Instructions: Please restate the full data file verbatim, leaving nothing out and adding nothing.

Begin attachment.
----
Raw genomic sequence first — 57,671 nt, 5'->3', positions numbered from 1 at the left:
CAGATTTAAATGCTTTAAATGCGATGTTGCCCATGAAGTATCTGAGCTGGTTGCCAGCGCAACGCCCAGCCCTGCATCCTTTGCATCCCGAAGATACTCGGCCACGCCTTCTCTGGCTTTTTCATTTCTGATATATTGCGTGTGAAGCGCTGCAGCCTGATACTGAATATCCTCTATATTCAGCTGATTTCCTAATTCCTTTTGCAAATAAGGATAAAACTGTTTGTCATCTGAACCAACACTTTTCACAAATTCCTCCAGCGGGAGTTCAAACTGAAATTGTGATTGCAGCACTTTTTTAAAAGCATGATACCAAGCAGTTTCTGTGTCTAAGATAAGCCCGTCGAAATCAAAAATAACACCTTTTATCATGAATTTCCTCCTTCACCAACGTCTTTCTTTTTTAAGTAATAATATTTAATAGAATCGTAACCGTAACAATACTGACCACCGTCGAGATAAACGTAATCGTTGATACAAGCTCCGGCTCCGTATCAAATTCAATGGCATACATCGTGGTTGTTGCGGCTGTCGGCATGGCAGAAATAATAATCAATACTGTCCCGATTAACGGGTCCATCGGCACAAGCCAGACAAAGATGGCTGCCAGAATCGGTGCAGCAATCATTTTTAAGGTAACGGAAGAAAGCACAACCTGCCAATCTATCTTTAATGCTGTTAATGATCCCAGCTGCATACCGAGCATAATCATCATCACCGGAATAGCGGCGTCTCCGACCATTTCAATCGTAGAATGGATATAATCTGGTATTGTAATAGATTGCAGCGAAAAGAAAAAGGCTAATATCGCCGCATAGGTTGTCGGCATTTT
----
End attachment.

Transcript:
Raw genomic sequence first — 57,671 nt, 5'->3', positions numbered from 1 at the left:
CAGATTTAAATGCTTTAAATGCGATGTTGCCCATGAAGTATCTGAGCTGGTTGCCAGCGCAACGCCCAGCCCTGCATCCTTTGCATCCCGAAGATACTCGGCCACGCCTTCTCTGGCTTTTTCATTTCTGATATATTGCGTGTGAAGCGCTGCAGCCTGATACTGAATATCCTCTATATTCAGCTGATTTCCTAATTCCTTTTGCAAATAAGGATAAAACTGTTTGTCATCTGAACCAACACTTTTCACAAATTCCTCCAGCGGGAGTTCAAACTGAAATTGTGATTGCAGCACTTTTTTAAAAGCATGATACCAAGCAGTTTCTGTGTCTAAGATAAGCCCGTCGAAATCAAAAATAACACCTTTTATCATGAATTTCCTCCTTCACCAACGTCTTTCTTTTTTAAGTAATAATATTTAATAGAATCGTAACCGTAACAATACTGACCACCGTCGAGATAAACGTAATCGTTGATACAAGCTCCGGCTCCGTATCAAATTCAATGGCATACATCGTGGTTGTTGCGGCTGTCGGCATGGCAGAAATAATAATCAATACTGTCCCGATTAACGGGTCCATCGGCACAAGCCAGACAAAGATGGCTGCCAGAATCGGTGCAGCAATCATTTTTAAGGTAACGGAAGAAAGCACAACCTGCCAATCTATCTTTAATGCTGTTAATGATCCCAGCTGCATACCGAGCATAATCATCATCACCGGAATAGCGGCGTCTCCGACCATTTCAATCGTAGAATGGATATAATCTGGTATTGTAATAGATTGCAGCGAAAAGAAAAAGGCTAATATCGCCGCATAGGTTGTCGGCATTTT